Are office holders able to weather the crypto winter?

04 July 2023

In a world full of automation, it comes as no surprise that even our currency has gone through a digital transformation. Whilst it can be generally accepted that such innovation is now a welcomed aspect of our daily lives; the ease of technology does not come without its challenges.

In 2009, the world was introduced to Bitcoin; the first decentralised cryptocurrency that sparked a new world of trading. Since then, we have embraced technology and now have access to over 9,000 other cryptocurrencies in the marketplace, of which more than 70 had a market capitalisation exceeding $1 billion.

Cryptocurrencies have not been without uncertainty and the idea of owning intangible assets has caused some confusion when it comes to ascertaining and dividing wealth. Despite the ambiguity, it is now widely accepted that cryptocurrency falls within the broad definition of Property and the elusive world of crypto is starting to come under siege of insolvency procedures.

Broadly speaking, if Crypto can be traced and secured, then it can be recovered on behalf of the creditors of an insolvent estate. However, this is easier said than done…

Asset recovery process

The unpredictable nature of crypto manifested itself in the worst slump in digital currency, resulting in the loss of billions of pounds and the introduction of ‘Crypto Winter’. This phenomenon is unfortunately not a singular event, but instead refers to periods of sustained lower prices of Crypto currency.

We witnessed one of the more sever Crypto Winters in 2022, with the collapse of TerraUSD and Luna, causing a crash for every major cryptocurrency in the first half of 2022. Since then, we have also seen crypto exchanges such as FTX and BlockFi file for bankruptcy.

Despite the shake in the market, it is clear that crypto is here to stay and office holders are left with little choice but to equip themselves in dealing with multifaceted recovery steps of digital assets.

Identification and ownership of digital assets

The initial process is twofold, identifying digital assets and understanding the ownership of those assets. If the insolvent party claims that they do not own any digital assets and there is little evidence to suggest ownership, the office holder may unknowingly overlook those potential assets. Ultimately, a question of commerciality, the decision to pursue digital assets will be dependent on the level of transparency of the insolvent party, the level of accessibility and how the assets have been stored.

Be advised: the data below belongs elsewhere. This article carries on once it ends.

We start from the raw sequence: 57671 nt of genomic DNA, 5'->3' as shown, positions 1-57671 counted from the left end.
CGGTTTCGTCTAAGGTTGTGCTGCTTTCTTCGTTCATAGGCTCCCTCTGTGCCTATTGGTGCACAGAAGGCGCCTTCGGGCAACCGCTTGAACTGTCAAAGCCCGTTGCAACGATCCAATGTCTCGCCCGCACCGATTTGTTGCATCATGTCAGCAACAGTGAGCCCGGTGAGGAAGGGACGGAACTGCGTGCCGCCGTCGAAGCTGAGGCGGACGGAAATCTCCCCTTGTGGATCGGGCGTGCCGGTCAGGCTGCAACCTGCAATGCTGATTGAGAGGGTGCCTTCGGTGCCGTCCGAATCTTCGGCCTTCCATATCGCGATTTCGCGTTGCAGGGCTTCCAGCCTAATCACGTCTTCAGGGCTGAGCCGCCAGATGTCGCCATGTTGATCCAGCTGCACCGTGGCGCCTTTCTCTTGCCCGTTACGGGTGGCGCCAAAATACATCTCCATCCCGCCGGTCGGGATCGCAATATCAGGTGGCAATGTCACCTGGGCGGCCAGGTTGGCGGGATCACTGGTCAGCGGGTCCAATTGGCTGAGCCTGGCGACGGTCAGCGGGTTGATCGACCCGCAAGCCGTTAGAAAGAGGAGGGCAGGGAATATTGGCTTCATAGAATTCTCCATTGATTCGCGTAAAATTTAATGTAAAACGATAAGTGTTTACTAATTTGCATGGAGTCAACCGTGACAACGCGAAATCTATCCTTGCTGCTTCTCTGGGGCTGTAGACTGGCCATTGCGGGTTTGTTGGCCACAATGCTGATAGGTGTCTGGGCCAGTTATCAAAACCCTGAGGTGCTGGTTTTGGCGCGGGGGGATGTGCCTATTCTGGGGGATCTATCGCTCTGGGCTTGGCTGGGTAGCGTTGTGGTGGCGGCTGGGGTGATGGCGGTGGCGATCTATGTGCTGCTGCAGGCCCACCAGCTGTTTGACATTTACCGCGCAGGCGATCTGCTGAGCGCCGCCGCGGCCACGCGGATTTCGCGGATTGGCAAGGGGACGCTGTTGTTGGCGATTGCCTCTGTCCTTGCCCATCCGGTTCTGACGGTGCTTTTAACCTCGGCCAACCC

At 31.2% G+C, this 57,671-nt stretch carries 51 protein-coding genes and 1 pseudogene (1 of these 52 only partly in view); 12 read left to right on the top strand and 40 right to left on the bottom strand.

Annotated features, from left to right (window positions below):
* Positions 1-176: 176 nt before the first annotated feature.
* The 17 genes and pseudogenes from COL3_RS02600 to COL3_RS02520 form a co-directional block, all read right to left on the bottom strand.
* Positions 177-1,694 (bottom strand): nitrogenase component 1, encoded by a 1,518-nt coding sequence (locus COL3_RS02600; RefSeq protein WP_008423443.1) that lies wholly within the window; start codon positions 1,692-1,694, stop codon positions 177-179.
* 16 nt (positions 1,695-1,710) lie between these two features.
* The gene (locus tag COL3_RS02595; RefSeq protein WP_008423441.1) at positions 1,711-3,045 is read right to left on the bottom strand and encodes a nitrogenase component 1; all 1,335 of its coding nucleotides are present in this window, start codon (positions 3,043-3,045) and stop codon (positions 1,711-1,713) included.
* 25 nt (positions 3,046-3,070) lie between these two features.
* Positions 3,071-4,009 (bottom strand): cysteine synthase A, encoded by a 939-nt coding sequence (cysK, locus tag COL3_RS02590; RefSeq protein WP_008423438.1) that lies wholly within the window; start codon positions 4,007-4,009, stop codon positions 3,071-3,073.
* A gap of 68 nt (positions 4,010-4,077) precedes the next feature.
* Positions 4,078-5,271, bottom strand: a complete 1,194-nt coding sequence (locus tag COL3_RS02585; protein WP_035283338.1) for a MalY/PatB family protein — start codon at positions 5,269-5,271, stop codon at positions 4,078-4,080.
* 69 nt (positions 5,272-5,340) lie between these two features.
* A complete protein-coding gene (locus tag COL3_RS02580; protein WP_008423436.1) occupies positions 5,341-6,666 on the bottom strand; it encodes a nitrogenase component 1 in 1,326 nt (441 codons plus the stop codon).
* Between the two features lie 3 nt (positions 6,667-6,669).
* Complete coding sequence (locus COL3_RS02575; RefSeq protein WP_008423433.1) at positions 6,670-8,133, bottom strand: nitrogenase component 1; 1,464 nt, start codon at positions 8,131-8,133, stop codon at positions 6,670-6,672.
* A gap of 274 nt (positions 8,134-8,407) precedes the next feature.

Whilst the Crypto Winter shook the market, seeing a decline in the value of many cryptocurrencies, many still hold significant value. Office holders must work diligently with directors, officers of the company and any service providers in the liquidation to reduce the risk of dissipation.

Due to the nature of Crypto, assets can be easily transferred. Therefore, it is imperative that once the assets come within the knowledge of the office holder, they must be secured and the office holder must identify and work with the individuals holding the private encryption keys to the associated Crypto wallets. It also shouldn’t be assumed that all Crypto will be held on service/exchange-controlled accounts that the Liquidator controls the private key to. Crypto can be held on private addresses and the office holder should seek to move those assets beyond anyone that may have knowledge and access to private keys that could lead to assets being dissipated without the Ips knowledge.

Another difficulty faced by office holders will be reviewing the timing of transactions prior to liquidation. The Insolvency Act 1986 provides office holders with a wide scope of enforcement tools and as such, reviewable transactions will be at the forefront of the challenges faced by office holders due to the volatility and changing nature of the market. Thus, the following should be carefully considered:

  • The jurisdiction clauses within any T&Cs and the domicile of the “owner” of the Crypto assets. Thus, the office holder must be alert to the potential jurisdictional disputes that may arise.
  • Navigating recovery in a volatile market.
  • How to reduce market exposure while securing the best price they can for the assets that will be liquidated.

The challenges faced by office holders when dealing with digital assets will vary depending on the overall complexity behind the ownership and tracing of the assets. Where office holders are able to identify the ownership easily and have access to keys, the value may be realised more quickly and with less onerous investigations. The difficulty for office holders arise where assets held by third parties require balancing against any value realised against the time and cost of complex tracing.

This may then be balanced against the level of cooperation between parties and whether there is a commercial appetite to pursue claims, which will be driven largely by the perceived chances of recovery and identification of suitable parties from whom recovery can be made.

Third party funders may be available to finance such activities, however, will require a full cost-benefit analysis of the merits of the case and the chance of recovery. It is therefore paramount that office holders and all stakeholders involved with the liquidation obtain legal guidance and assistance with navigating and identifying all available options to maximise their returns.

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